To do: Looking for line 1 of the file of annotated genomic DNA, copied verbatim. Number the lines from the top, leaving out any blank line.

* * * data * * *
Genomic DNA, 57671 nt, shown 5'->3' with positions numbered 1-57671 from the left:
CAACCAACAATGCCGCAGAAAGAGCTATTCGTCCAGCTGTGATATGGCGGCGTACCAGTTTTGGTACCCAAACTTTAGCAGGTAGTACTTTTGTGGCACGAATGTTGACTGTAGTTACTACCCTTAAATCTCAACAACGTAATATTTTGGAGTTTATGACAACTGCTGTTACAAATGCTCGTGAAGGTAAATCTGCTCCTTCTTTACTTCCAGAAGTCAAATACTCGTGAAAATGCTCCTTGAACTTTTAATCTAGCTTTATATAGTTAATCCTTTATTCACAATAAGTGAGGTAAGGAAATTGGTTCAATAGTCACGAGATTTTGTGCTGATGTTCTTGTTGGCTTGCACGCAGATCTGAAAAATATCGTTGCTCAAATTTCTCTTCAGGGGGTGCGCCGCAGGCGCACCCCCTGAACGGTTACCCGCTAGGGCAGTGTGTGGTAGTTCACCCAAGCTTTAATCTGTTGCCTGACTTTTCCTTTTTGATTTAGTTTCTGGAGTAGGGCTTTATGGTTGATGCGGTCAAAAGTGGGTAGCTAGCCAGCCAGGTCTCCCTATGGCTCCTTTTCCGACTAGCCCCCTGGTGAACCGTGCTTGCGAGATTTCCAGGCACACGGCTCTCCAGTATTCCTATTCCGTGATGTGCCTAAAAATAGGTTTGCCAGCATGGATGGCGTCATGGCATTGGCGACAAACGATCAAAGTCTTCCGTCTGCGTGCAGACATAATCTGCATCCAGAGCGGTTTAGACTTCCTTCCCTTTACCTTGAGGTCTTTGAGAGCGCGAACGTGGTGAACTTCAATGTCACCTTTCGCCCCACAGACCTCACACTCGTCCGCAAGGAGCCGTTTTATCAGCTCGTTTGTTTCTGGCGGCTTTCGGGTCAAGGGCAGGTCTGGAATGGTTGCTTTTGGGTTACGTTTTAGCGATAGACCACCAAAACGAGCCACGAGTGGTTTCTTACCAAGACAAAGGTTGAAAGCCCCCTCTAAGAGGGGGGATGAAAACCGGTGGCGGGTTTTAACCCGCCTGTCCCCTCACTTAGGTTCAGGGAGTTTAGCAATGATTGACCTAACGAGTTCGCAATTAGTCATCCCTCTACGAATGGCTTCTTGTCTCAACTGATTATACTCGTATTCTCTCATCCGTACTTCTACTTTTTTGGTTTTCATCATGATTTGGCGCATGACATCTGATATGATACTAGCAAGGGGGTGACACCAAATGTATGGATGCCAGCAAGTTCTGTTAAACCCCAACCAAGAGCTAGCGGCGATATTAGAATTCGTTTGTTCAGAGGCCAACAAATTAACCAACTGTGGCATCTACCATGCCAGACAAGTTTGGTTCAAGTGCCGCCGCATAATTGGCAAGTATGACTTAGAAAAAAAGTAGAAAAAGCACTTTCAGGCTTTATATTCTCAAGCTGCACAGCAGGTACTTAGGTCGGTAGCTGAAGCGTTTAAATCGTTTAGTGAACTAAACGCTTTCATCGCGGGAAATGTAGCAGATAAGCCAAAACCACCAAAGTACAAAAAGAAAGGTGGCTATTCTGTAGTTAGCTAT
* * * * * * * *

Genomic DNA, 57671 nt, shown 5'->3' with positions numbered 1-57671 from the left: